117 of 119 people found the following review helpful
Slow food for the soul.,
This review is from: Into the Silent Land: The Practice of Contemplation (Paperback)
Every ten years or so, a small book appears and slips into the mainstream of life: it is simply `there' to take up and read or disregard. But gradually, thanks to word-of-mouth recommendation, it becomes what it was always meant to be: slow food for the soul, a contemporary spiritual `classic'. `Into the Silent Land' is the latest such offering on the table of life. To those who know their need and are alert to what gives lasting nourishment, this little book - just the right size for pocket or rucksack - has an almost sacramental capacity to bless and confirm, to lure and encourage.
After all, `God does not know how to be absent,' declares Augustinian friar and author Martin Laird. Inviting us to journey with him `Into the Silent Land' he sets out to describe a spiritual landscape with which we so often struggle but within which we are created to thrive. Slowly, we can recover the practice of contemplation by which we come to know ourselves as we really are: nothing less than love outpoured.
Lest this seem too abstract or only true for certain `special' people, we are reminded that the sense of separation from God and one another is the great lie. Thanks to the constant video of noise and distraction passing before us, we allow our attention to be stolen and the awareness of our deepest identity erased. We forget the simplest of truths: we are already one with God. `All we need is to experience what we already possess.' But, like the deep-sea fisherman we are blinded by ignorance: we insist on `fishing for minnows while standing on a whale!'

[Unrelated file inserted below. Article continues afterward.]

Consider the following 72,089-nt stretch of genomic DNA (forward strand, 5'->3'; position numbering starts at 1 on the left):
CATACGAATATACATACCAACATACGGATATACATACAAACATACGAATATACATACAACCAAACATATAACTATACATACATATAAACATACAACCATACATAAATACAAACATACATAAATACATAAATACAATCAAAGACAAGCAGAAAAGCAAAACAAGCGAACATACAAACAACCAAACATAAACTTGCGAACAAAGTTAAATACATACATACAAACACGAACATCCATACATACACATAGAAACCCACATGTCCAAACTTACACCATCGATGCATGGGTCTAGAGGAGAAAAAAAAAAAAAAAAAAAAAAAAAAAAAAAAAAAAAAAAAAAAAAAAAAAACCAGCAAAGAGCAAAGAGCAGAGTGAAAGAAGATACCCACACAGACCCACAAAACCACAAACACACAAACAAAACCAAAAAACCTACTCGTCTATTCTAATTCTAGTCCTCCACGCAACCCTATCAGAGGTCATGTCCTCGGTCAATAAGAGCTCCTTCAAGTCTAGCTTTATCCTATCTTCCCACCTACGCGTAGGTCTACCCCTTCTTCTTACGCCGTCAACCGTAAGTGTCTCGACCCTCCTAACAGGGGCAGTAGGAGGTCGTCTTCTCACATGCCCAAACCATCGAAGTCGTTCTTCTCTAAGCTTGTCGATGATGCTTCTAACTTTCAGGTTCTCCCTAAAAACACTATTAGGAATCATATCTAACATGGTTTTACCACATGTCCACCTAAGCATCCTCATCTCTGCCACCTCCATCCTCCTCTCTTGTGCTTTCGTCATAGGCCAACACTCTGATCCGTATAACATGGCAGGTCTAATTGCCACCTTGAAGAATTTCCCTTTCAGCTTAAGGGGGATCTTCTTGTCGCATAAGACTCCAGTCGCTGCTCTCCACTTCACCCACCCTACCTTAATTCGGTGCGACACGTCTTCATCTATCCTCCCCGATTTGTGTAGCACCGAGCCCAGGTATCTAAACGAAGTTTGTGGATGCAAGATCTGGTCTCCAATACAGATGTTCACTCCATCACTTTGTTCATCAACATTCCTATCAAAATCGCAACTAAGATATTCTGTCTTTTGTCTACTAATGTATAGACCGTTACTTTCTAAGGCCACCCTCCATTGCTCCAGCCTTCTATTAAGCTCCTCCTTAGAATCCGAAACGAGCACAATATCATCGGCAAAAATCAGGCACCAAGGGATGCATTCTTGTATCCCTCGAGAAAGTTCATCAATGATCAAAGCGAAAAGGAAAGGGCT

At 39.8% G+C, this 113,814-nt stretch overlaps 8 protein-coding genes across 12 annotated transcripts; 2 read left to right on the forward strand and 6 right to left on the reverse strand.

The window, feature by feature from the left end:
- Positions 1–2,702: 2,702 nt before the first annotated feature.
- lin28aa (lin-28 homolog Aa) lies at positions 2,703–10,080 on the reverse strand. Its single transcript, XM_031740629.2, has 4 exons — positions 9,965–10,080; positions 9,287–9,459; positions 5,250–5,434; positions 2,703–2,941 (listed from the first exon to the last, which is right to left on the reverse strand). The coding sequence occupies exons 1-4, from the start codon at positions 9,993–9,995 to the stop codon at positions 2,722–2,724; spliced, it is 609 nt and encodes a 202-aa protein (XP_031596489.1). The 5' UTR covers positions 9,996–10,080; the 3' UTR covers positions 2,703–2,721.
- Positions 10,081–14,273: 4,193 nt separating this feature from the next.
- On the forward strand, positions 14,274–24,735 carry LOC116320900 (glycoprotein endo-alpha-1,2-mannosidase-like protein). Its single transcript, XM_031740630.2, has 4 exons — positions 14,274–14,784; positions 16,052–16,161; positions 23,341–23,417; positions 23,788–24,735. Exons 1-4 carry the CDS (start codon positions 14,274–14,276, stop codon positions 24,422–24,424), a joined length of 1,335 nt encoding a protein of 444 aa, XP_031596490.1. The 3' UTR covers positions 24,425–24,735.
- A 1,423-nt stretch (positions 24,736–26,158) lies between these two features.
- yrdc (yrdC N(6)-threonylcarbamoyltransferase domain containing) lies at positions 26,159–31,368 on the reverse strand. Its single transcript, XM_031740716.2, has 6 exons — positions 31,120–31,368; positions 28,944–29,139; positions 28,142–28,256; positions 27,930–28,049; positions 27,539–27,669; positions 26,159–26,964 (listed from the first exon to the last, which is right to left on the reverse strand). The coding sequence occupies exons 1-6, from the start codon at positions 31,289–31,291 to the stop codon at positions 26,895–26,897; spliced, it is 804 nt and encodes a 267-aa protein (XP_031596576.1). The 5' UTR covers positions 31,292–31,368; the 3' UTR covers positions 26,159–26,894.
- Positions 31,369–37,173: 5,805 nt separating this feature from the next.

However, `it is the gift of the Christian contemplative tradition to address this problem by exposing the lie' and introducing stillness to the mental clutter. By drawing wisdom from the treasure house that is the Christian mystical path - in stories and images both practical and poetic - Martin Laird reaches out to us through his own distilled experience, wearing his profound learning with elegance. Whether beginner or long-term pilgrim, he does us all a great favour by pointing out that it is only by letting go the `paste-up job' we call `self' that we come to the real flowering of our identity.
`Into the Silent Land' is simultaneously pole-star and compass, journey and destination. It engages body, soul, heart and mind - all are involved, all matter. There is nothing ethereal about this path, nothing that denies the wonder and mystery of who we are. As the delightful story that is the Epilogue suggests: the answer to the questions `Who am I?' and `who is Jesus Christ?' is profoundly simple... but who am I to deprive you of the gift of reading this book for yourself!